Beyond issues with Medicaid, they are ultimately pushing for complete independence from doctors as part of a national effort.

They have been successful in several states, including Arizona, Colorado and New Mexico. In Texas, nurse practitioners argue that barriers to their practice of medicine, like the Medicaid requirement, prevent the state from effectively responding to growing primary care needs, particularly in underserved rural communities.

With the next legislative session eight months away — and a growing number of doctors no longer accepting Medicaid patients because of low reimbursement rates and the red tape of filing claims — nurse practitioners are hoping for a fix soon.

“I’m certainly hopeful that we can come up with a solution that allows care to be provided during this interim,” said Hutto, the consultant to the nurse practitioners coalition. “And then if we need to clean up the language next session we can do that.”

This story was produced in partnership with Kaiser Health News, an editorially independent program of the Henry J. Kaiser Family Foundation, a nonprofit, nonpartisan health policy research and communication organization not affiliated with Kaiser Permanente.

Disclosure: The Texas Medical Association is a corporate sponsor of The Texas Tribune. Texas Nurse Practitioners was a corporate sponsor of the Tribune in 2012. A complete list of Texas Tribune donors and sponsors can be viewed here.

This article originally appeared in The Texas Tribune at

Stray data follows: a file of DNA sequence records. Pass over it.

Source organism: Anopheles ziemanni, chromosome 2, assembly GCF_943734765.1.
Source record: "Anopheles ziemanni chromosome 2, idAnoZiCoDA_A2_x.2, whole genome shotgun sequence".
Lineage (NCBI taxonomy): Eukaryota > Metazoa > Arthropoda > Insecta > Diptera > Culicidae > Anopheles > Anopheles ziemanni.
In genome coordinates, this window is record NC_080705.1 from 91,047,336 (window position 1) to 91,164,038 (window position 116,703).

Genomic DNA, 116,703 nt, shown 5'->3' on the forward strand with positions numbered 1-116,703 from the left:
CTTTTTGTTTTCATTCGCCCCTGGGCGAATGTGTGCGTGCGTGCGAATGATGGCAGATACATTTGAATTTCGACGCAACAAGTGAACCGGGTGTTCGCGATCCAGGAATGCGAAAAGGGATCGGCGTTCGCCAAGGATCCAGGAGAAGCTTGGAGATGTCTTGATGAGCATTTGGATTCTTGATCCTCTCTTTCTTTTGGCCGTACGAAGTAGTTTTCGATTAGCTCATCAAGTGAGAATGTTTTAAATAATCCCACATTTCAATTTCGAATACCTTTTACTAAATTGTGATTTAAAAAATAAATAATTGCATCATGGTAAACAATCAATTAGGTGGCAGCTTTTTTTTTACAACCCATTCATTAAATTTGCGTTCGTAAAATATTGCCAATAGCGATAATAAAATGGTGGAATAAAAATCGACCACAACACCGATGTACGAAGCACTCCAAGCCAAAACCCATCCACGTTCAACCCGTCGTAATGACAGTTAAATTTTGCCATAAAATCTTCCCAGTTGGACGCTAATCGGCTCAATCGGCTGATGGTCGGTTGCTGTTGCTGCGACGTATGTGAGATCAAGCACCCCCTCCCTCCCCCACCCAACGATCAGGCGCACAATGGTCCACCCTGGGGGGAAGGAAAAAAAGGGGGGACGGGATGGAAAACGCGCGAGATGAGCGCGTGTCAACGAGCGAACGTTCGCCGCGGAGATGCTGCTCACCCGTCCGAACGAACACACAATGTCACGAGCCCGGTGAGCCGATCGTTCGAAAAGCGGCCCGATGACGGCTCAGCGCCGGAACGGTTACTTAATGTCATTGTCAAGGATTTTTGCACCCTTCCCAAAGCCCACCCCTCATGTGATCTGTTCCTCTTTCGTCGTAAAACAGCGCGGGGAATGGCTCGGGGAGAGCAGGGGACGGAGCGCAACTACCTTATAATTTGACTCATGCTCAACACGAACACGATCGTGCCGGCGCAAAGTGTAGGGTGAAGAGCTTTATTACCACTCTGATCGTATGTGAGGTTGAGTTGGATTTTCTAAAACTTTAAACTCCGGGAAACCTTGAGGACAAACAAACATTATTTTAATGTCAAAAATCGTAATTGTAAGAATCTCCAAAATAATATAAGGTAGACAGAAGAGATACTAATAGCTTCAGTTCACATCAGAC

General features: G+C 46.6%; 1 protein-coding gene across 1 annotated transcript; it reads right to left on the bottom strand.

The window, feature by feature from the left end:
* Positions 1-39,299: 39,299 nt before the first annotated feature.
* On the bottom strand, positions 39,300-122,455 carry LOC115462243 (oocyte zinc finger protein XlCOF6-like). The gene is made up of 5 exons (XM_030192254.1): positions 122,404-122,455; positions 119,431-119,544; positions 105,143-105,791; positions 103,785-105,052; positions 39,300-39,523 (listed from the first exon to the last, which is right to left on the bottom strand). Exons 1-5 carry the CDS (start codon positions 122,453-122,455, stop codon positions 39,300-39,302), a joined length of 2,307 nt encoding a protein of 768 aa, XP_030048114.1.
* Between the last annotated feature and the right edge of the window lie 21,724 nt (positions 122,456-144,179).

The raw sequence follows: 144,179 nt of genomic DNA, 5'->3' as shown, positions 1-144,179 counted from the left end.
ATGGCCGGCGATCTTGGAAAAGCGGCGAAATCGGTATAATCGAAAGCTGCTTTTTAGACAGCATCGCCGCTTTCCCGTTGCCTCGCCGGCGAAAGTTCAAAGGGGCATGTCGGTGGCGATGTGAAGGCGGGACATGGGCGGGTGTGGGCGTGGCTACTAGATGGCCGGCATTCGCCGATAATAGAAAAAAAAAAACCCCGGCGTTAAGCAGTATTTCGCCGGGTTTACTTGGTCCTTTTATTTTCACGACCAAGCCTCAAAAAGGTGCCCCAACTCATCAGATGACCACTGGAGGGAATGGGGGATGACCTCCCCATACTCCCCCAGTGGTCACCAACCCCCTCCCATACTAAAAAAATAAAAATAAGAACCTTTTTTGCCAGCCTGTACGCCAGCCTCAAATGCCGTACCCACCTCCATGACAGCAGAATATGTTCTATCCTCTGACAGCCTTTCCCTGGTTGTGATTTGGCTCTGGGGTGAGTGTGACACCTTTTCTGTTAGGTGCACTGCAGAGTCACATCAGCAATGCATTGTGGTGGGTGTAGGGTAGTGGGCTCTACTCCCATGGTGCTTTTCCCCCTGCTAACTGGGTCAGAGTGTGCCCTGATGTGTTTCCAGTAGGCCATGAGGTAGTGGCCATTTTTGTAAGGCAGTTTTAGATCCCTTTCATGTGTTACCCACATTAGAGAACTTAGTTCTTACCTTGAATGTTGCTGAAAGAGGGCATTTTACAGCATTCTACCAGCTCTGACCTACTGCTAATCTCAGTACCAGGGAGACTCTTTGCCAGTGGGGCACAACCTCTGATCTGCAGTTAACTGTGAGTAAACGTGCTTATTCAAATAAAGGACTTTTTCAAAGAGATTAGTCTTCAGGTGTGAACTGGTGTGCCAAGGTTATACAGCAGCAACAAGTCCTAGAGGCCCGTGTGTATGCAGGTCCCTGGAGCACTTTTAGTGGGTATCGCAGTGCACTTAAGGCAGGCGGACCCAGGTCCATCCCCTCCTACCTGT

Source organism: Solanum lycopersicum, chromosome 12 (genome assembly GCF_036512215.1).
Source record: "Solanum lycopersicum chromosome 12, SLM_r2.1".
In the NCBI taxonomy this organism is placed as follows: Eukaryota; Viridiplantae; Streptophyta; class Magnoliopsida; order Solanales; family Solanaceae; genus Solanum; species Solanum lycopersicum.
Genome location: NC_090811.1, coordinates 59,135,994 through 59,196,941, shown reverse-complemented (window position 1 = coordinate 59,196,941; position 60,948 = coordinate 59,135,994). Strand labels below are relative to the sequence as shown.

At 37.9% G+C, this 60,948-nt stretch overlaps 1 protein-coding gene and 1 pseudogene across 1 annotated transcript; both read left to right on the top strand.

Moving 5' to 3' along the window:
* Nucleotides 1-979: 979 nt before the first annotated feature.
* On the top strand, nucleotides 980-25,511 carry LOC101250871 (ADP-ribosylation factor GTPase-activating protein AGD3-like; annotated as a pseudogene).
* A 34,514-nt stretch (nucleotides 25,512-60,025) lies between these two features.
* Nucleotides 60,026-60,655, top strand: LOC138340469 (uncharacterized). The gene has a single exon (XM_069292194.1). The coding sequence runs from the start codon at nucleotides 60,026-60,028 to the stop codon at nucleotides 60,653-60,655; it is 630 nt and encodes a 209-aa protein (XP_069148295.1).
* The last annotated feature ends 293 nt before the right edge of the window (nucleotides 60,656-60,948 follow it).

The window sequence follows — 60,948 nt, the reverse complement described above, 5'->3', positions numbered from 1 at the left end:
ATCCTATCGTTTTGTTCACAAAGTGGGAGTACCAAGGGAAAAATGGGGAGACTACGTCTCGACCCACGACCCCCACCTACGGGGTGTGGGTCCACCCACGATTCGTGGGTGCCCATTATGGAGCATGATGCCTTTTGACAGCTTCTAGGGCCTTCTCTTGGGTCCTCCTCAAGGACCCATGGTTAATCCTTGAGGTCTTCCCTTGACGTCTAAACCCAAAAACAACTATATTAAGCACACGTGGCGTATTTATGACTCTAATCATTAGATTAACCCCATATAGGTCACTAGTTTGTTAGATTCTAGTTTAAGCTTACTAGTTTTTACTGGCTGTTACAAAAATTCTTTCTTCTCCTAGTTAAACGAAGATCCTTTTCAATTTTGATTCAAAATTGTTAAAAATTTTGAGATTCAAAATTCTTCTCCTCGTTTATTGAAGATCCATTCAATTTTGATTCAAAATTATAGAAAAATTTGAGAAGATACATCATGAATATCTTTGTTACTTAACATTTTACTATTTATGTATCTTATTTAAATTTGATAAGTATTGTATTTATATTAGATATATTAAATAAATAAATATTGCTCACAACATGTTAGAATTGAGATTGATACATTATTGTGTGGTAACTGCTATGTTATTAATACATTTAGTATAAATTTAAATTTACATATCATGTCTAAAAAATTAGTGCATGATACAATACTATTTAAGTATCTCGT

Saturday, May 17, 2014

Spikenard Farm Honeybee Sanctuary: Floyd, Virginia | Meet the Ranchers |...

Candlelight vigils for kidnapped girls - Houston weather, traffic, news | FOX 26 | MyFoxHouston

Candlelight vigils for kidnapped girls - Houston weather, traffic, news | FOX 26 | MyFoxHouston

Bring Back Our Girls protest brings Houston-area Nigerian Americ - Houston weather, traffic, news | FOX 26 | MyFoxHouston

Bring Back Our Girls protest brings Houston-area Nigerian Americ - Houston weather, traffic, news | FOX 26 | MyFoxHouston

Bring Back Our Girls protest brings Houston-area Nigerian Americans together Share on tumblrShare on twitterShare on bloggerShare on emailShare on printMore Sharing Services 14 Posted: May 05, 2014 9:22 AM CDT Updated: May 05, 2014 9:22 AM CDT Read more:

Houston weather, traffic, news | FOX 26 | MyFoxHouston

How to save the world’s bees before it’s too late

How to save the world’s bees before it’s too late

How to save the world’s bees before it’s too late

How to save the world’s bees before it’s too late

Friday, May 16, 2014